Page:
“What? Why? That’s obviously what they want, right?”
“But not what they’ll expect.” Peter realized that they were both now using the plural for whoever was outside. He had no idea what was waiting outside the door, but he’d rather face it head on, in the open, instead of waiting for it, or them, to barge their way in. Opening the door now wasn’t that big a deal. The wheat outside was still flowering. Would be for a few more days until it hit the ripening stage, shed its seeds into the wind and started all over again. It was a cycle the crop went through
. Like the post office, the world’s crops weren’t stopped by snow, nor rain, nor heat, nor gloom of night, nor pretty much anything. The roots were just too deep.
But if the outer shell of the house was compromised, and seeds made it inside, they’d pretty much be screwed without the power to run the fans in the decontamination room, at the biodome’s entryway. The powerful turbines would be more than the solar-panel battery could handle.
“Come over here,” Peter said, standing at the front door. When Jakob joined him, he continued, “The moment I say so, I want you to turn on the front floods. The light will stun and blind whatever’s out there.”
“Won’t that drain the solar battery?”
“We have enough water stored for a week. We’ll survive one day without running water, and there’s more than enough air for us to breathe. We’re only going to get a few minutes out of the halogens, so wait until I say so, and shut it off the second we’re all clear.”
“Okay,” Jakob said, but there was a quiver in his voice.
Real life was nothing like video games. Jakob would learn that lesson tonight, but he needed the boy at ease, or at least not freaking out. “You have my six, Overwatch?”
“Copy that, Ricochet.”
Peter saw the hint of white from Jakob’s smile.
“Let’s do this,” Peter said. “On the count of three. One.”
The door rattled with three loud knocks. Both men held their breath while Jakob gripped his father’s arm. He was no doubt terrified, but the fact that he hadn’t screamed at the knock meant he had potential. There were three things every soldier needed. Brains, which could be taught. Physical ability, which could be honed. And nerves of steel, which you were either born with, or not.
“Two,” Peter whispered.
Jakob pulled his hand way from his father’s arm and stood to the side.
The heavy front door swung inward, forcing Peter to take a step back before stepping out. Flood lights cut through the night. Peter lunged through the door, leading with the shotgun, finger on the trigger. The deep thud of his work boots striking the wooden porch felt foreign, like a nearly forgotten sound from the past. And the air... It was intoxicating. He hadn’t realized just how bad the house smelled—of rot, dirt and body odor—until that moment.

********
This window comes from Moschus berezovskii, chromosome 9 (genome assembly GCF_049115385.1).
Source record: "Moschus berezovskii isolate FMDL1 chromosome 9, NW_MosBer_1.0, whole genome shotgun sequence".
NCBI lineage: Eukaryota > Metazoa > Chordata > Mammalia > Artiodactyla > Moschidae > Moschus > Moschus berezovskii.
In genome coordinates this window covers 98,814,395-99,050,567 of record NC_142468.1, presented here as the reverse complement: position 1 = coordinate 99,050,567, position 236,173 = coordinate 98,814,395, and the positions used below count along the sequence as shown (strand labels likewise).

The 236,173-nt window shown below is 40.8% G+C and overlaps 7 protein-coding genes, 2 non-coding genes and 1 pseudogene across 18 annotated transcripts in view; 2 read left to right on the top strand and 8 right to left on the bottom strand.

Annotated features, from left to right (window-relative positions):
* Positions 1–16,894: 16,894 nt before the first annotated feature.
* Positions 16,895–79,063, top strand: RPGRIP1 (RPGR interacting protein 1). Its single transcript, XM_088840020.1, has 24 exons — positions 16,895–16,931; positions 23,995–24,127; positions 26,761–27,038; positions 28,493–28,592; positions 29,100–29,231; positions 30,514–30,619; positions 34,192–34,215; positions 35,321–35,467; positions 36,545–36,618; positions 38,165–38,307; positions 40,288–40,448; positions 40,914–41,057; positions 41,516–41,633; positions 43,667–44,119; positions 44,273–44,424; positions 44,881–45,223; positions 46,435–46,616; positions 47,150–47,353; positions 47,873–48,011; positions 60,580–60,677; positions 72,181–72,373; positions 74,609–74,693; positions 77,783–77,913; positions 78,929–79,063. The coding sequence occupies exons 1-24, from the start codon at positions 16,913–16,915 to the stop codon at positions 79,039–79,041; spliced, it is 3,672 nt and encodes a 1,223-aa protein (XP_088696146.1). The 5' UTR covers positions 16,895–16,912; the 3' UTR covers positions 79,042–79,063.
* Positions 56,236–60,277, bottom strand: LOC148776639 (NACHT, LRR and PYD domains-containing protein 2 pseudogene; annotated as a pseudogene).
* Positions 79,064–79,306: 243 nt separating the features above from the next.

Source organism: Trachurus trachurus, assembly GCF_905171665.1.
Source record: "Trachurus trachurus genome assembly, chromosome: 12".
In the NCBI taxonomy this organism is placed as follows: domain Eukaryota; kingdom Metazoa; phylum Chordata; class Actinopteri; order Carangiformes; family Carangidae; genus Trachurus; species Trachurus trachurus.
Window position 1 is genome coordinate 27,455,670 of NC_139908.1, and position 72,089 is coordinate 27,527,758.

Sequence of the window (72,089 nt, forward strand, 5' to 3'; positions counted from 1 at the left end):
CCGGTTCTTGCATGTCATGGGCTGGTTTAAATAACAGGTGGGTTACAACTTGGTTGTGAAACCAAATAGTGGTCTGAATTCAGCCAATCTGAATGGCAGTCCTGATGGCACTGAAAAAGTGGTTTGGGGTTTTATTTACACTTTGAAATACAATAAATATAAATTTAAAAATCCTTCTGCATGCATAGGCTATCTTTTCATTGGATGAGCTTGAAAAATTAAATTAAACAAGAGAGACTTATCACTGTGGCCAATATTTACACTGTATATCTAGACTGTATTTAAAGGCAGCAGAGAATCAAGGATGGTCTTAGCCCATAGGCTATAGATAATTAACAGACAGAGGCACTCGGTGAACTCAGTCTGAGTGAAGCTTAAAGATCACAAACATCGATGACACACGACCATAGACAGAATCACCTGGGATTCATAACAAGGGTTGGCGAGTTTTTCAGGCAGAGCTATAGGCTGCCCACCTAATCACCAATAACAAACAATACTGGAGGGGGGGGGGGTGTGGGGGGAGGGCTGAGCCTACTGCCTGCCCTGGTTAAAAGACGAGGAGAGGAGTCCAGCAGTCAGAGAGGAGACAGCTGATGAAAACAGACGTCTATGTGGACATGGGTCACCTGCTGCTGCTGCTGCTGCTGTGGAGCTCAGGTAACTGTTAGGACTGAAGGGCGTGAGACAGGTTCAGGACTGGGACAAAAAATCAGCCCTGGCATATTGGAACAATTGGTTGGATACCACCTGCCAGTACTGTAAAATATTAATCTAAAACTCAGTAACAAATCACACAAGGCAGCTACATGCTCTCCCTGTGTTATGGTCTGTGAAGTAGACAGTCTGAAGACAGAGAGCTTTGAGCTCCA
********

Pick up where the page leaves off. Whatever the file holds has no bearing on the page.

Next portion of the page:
But none of these stimuli distracted him. He swept the shotgun from side to side, searching for a target, but finding nothing. Jakob’s footfalls on the porch alerted Peter to his son’s approach. “Get back inside.”
“But I don’t see anything,” the boy argued.
“That’s the problem.” Peter motioned to the left and right. “Could be just below our line of sight.” He motioned his head up to the farmer’s porch ceiling. “Or above us.”
“Above us? Could people really—”
Peter held his open palm up to Jakob, silencing him. His son was right—people couldn’t get on the roof that fast—but they might not be dealing with a person. Then again...
What kind of predator knocks on doors? The human kind.
Unaltered person or not, that didn’t make them safe. He was about to send Jakob back in, but he realized that might start an argument, which would distract and endanger both of them. So he just glanced back to make sure Jakob had his weapon at the ready and pointed in the right direction, which was anywhere but toward Peter. He was surprised and impressed to find his son wielding the weapon in a two hand grip, finger on the trigger, but with the barrel pointed down and away. With nothing to aim at, the boy was keeping the weapon at the ready, but in a safe position.
“Take the right side,” Peter said. “I’ll clear the left.”
When Jakob stepped next to him, they took the three stairs to the flat concrete barrier and swept their weapons in opposite directions. With nothing ahead of him, Peter asked, “Anything?”
“Clear,” Jakob said.
“Check the far end and then meet back—”
A dry rustle of wheat snapped Peter’s attention back to the slit of an opening, fifty feet away. Whatever had knocked on the door had apparently retreated back to the field. Assuming it was alone. He took a step forward. “Watch our six. Anything moves, it’s not friendly. Pull the trigger and talk when it’s dead.”
He hated talking to his son in such blunt terms, but this was life or death. They’d been sheltered for so long, any sugar coating could get them both killed. And while he had trained Jakob to fight, it was against another person, and didn’t involved guns. It became clear to him, as he stepped further toward the darkness at the edge of the flood light’s reach, that he would have to step up his son’s training, holding nothing back.
If they survived the night.
Peter stopped, looking down the barrel of his shotgun. “Show yourself.”
Wheat stalks rustled as a wind carrying the scent of flowers wafted over the field. Peter couldn’t help but breathe more deeply. The air invigorated him. And a week later, when the wheat released its seeds to the breeze, the air outside the house would seal their fate. Opening the front door as briefly as they... Did they close the door behind them? Was it locked? He couldn’t stop himself from looking. The door was shut, which was good. But was it locked? If so, it wouldn’t be the deadbolt. They could break back in without damaging the door.
Attention back on the field, Peter shouted, “I’ve got nine shots. If you’re not out here in five seconds, I’m going to fire a spread into the field. At this range, some of the buckshot will find you. Five!”